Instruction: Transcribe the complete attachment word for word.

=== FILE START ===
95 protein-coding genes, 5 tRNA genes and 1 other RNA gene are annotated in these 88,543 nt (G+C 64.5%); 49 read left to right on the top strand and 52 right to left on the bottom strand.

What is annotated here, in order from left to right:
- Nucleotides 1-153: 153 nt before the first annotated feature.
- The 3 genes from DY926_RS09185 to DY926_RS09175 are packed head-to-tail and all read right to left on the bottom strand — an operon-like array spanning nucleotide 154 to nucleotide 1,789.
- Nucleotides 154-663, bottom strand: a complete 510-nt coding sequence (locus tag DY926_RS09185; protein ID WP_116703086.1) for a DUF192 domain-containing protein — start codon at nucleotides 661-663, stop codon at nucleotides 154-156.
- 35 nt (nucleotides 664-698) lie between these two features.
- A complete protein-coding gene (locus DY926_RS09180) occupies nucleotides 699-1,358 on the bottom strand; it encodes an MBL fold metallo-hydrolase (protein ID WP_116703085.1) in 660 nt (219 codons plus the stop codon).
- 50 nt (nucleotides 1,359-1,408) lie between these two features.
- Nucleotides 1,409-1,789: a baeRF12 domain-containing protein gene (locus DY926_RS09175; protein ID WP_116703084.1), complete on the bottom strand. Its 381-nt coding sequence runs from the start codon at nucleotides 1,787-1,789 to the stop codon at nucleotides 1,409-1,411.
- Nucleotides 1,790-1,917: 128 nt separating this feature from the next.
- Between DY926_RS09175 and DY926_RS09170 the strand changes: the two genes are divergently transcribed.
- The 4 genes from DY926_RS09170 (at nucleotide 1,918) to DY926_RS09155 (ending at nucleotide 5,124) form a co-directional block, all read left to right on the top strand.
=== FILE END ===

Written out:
95 protein-coding genes, 5 tRNA genes and 1 other RNA gene are annotated in these 88,543 nt (G+C 64.5%); 49 read left to right on the top strand and 52 right to left on the bottom strand.

What is annotated here, in order from left to right:
- Nucleotides 1-153: 153 nt before the first annotated feature.
- The 3 genes from DY926_RS09185 to DY926_RS09175 are packed head-to-tail and all read right to left on the bottom strand — an operon-like array spanning nucleotide 154 to nucleotide 1,789.
- Nucleotides 154-663, bottom strand: a complete 510-nt coding sequence (locus tag DY926_RS09185; protein ID WP_116703086.1) for a DUF192 domain-containing protein — start codon at nucleotides 661-663, stop codon at nucleotides 154-156.
- 35 nt (nucleotides 664-698) lie between these two features.
- A complete protein-coding gene (locus DY926_RS09180) occupies nucleotides 699-1,358 on the bottom strand; it encodes an MBL fold metallo-hydrolase (protein ID WP_116703085.1) in 660 nt (219 codons plus the stop codon).
- 50 nt (nucleotides 1,359-1,408) lie between these two features.
- Nucleotides 1,409-1,789: a baeRF12 domain-containing protein gene (locus DY926_RS09175; protein ID WP_116703084.1), complete on the bottom strand. Its 381-nt coding sequence runs from the start codon at nucleotides 1,787-1,789 to the stop codon at nucleotides 1,409-1,411.
- Nucleotides 1,790-1,917: 128 nt separating this feature from the next.
- Between DY926_RS09175 and DY926_RS09170 the strand changes: the two genes are divergently transcribed.
- The 4 genes from DY926_RS09170 (at nucleotide 1,918) to DY926_RS09155 (ending at nucleotide 5,124) form a co-directional block, all read left to right on the top strand.